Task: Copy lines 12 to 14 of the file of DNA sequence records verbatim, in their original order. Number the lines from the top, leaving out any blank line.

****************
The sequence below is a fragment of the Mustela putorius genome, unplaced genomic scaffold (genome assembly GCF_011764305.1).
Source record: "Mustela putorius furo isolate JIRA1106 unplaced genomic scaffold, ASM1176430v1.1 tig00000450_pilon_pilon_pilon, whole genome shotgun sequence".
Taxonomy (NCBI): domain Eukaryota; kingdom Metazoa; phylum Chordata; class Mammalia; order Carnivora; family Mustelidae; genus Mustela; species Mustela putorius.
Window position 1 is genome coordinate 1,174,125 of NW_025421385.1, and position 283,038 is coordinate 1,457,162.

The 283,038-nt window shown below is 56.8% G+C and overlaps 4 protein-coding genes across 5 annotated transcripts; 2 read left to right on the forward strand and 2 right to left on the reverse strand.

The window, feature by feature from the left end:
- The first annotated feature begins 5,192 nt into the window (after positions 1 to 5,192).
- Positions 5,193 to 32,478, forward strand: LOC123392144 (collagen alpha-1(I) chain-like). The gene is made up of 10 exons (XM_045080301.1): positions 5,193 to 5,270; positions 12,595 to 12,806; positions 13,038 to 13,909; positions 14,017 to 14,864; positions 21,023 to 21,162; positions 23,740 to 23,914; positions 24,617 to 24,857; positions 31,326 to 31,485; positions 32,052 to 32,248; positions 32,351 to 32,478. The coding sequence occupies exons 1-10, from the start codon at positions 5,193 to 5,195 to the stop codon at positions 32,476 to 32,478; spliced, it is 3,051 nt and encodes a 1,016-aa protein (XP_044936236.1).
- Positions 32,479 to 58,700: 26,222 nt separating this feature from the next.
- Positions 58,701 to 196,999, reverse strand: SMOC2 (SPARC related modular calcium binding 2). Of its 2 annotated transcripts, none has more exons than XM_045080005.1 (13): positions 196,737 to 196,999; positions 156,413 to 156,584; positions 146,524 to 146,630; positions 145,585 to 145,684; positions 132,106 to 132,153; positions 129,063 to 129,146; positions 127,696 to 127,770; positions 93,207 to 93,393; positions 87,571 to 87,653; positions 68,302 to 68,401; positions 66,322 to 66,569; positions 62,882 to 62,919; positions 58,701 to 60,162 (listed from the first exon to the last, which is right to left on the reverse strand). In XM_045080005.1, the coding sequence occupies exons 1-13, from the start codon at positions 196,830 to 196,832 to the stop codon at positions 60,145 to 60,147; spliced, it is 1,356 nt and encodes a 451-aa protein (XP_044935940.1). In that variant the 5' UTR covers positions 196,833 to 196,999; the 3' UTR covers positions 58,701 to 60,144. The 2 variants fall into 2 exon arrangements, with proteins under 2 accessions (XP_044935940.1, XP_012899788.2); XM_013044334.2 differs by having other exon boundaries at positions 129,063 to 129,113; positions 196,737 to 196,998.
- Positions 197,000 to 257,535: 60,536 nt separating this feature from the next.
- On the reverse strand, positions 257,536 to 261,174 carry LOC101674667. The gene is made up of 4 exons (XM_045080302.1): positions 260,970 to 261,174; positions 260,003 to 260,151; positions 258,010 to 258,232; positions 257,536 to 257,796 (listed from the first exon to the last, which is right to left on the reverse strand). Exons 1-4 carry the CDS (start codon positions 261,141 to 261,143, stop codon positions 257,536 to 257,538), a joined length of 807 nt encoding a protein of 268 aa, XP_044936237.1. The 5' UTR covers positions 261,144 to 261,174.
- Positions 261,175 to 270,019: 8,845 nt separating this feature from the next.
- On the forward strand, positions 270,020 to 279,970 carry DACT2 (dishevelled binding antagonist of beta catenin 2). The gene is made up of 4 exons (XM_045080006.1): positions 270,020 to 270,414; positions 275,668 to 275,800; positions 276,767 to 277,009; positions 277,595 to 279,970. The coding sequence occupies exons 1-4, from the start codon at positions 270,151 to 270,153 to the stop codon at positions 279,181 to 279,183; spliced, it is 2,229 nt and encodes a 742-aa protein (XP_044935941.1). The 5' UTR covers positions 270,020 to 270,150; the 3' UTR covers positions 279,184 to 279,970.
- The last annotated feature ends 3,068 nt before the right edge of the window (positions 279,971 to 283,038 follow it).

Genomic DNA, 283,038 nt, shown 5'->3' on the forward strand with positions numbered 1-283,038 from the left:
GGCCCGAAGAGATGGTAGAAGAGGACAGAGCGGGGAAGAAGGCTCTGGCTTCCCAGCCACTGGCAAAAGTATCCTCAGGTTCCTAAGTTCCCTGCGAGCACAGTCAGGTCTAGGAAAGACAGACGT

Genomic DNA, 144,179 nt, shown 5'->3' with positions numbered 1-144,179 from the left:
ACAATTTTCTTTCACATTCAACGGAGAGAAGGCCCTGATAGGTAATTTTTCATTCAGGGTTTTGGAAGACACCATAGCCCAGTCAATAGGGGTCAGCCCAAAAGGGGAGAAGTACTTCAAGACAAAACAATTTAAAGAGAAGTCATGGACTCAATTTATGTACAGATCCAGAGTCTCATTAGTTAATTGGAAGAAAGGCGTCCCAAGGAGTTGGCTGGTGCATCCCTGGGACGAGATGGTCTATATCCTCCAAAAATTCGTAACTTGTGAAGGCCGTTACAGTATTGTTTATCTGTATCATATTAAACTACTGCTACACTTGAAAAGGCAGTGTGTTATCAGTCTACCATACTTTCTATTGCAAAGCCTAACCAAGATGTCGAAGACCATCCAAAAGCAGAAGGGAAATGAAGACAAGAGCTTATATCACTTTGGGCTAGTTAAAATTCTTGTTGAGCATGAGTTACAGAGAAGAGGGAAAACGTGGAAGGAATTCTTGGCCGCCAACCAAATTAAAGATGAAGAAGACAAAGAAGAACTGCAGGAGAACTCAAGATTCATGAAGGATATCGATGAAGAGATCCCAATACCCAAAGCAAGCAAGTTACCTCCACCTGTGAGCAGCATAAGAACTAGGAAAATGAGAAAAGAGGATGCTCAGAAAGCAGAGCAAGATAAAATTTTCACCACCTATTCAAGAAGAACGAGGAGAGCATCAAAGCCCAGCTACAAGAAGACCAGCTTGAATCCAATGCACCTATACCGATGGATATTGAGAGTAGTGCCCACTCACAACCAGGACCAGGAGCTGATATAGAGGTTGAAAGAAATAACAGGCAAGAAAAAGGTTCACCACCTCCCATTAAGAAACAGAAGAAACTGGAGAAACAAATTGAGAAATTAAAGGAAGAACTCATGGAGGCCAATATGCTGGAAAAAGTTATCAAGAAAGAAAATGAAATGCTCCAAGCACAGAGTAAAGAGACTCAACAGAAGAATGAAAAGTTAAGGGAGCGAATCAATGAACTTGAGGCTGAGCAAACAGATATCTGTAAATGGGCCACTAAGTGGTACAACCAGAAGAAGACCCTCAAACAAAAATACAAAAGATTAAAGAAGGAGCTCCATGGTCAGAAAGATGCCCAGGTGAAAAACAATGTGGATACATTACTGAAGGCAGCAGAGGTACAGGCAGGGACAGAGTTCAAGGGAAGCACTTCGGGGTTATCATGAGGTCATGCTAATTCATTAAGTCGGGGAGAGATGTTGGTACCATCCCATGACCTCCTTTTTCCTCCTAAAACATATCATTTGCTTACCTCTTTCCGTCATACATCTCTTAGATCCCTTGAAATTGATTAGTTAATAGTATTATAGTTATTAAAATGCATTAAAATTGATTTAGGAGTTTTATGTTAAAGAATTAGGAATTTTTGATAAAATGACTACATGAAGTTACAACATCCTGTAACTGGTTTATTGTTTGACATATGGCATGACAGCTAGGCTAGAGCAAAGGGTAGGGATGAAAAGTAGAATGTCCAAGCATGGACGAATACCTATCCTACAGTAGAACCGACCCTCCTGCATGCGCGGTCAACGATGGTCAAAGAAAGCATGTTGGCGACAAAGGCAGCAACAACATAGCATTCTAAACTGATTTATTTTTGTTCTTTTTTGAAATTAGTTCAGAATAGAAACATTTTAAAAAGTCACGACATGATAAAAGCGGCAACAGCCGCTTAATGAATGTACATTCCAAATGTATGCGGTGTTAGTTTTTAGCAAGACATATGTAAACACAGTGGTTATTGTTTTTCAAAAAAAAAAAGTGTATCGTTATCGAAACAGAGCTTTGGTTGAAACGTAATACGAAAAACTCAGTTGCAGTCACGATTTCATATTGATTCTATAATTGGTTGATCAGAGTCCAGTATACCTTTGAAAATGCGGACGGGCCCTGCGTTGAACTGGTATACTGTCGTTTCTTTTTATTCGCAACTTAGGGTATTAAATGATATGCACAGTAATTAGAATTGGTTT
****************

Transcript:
- On the reverse strand, positions 257,536 to 261,174 carry LOC101674667. The gene is made up of 4 exons (XM_045080302.1): positions 260,970 to 261,174; positions 260,003 to 260,151; positions 258,010 to 258,232; positions 257,536 to 257,796 (listed from the first exon to the last, which is right to left on the reverse strand). Exons 1-4 carry the CDS (start codon positions 261,141 to 261,143, stop codon positions 257,536 to 257,538), a joined length of 807 nt encoding a protein of 268 aa, XP_044936237.1. The 5' UTR covers positions 261,144 to 261,174.
- Positions 261,175 to 270,019: 8,845 nt separating this feature from the next.
- On the forward strand, positions 270,020 to 279,970 carry DACT2 (dishevelled binding antagonist of beta catenin 2). The gene is made up of 4 exons (XM_045080006.1): positions 270,020 to 270,414; positions 275,668 to 275,800; positions 276,767 to 277,009; positions 277,595 to 279,970. The coding sequence occupies exons 1-4, from the start codon at positions 270,151 to 270,153 to the stop codon at positions 279,181 to 279,183; spliced, it is 2,229 nt and encodes a 742-aa protein (XP_044935941.1). The 5' UTR covers positions 270,020 to 270,150; the 3' UTR covers positions 279,184 to 279,970.